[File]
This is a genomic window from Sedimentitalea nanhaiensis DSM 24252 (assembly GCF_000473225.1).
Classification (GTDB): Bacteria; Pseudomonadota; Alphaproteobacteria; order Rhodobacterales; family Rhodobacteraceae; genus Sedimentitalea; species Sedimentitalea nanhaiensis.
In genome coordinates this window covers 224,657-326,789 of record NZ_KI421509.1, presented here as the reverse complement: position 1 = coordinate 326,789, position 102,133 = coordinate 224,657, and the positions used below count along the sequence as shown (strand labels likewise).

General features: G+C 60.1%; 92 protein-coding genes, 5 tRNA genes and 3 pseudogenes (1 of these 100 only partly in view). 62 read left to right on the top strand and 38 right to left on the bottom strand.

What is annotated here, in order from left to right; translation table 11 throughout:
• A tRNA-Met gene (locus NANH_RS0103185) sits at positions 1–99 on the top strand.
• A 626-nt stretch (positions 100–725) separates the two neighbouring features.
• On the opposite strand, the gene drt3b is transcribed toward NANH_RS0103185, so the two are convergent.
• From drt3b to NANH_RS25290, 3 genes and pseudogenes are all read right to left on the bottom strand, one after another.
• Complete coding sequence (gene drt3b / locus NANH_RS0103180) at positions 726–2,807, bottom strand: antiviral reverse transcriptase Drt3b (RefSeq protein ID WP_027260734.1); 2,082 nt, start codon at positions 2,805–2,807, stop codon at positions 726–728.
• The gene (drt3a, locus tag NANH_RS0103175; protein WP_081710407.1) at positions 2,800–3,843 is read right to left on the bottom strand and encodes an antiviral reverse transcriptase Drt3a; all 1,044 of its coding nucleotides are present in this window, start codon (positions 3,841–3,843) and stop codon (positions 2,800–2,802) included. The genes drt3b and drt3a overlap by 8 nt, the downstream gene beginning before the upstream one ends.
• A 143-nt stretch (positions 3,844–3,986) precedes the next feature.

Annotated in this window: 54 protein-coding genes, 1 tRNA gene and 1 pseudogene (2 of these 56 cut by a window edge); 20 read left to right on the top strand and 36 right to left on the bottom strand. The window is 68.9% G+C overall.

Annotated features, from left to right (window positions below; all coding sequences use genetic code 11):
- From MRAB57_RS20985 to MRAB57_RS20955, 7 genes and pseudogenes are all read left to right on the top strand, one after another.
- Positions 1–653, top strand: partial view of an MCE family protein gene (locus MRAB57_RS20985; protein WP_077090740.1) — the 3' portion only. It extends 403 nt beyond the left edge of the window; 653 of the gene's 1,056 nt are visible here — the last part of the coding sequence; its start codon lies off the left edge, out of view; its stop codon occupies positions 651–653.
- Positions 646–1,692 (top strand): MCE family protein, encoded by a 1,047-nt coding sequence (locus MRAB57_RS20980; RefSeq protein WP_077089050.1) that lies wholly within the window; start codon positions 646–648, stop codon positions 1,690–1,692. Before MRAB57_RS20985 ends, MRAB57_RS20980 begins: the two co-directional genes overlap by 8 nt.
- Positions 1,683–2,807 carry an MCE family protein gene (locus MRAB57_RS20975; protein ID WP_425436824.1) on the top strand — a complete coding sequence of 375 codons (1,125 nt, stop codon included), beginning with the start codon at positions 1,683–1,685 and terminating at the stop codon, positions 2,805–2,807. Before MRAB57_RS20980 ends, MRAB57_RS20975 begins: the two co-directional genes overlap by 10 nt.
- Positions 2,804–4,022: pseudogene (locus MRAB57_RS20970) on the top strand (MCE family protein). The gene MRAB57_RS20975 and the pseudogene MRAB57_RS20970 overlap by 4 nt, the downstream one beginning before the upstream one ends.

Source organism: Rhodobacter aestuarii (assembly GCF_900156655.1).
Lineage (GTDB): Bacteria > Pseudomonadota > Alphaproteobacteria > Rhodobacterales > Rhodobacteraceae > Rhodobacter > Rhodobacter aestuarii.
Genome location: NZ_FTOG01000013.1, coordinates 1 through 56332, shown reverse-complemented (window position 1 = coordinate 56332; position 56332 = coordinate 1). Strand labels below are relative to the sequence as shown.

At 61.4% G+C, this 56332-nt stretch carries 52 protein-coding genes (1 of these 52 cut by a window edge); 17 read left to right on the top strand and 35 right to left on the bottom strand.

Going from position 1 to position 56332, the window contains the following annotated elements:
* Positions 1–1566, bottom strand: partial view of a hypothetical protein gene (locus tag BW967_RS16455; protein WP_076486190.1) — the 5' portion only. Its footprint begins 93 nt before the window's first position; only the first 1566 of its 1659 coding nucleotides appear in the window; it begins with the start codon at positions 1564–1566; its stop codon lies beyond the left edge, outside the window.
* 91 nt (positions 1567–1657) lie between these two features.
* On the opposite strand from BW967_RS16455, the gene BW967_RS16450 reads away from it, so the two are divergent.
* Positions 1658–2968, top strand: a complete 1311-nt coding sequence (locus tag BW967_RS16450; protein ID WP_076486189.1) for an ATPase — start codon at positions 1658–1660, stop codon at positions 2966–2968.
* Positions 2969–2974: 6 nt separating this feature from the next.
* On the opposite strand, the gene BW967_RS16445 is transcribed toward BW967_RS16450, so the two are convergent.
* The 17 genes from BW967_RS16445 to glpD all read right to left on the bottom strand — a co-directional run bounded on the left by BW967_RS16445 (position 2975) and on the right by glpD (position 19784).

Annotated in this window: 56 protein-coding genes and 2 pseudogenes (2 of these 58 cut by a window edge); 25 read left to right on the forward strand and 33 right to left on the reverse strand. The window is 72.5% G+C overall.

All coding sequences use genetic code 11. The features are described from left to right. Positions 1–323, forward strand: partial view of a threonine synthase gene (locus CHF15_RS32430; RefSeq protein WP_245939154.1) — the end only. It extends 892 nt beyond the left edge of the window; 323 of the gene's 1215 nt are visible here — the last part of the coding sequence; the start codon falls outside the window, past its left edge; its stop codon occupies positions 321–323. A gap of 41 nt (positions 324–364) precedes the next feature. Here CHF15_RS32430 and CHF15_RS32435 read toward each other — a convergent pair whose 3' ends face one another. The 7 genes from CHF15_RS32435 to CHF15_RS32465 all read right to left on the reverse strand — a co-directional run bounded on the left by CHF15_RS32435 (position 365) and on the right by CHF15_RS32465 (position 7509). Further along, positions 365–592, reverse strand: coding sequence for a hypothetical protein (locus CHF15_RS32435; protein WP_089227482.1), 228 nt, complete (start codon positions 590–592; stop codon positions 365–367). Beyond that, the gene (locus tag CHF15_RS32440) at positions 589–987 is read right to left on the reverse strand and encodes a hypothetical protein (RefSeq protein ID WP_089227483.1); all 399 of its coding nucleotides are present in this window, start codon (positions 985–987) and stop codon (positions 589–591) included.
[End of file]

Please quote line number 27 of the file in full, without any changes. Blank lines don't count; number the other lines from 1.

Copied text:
* On the opposite strand from BW967_RS16455, the gene BW967_RS16450 reads away from it, so the two are divergent.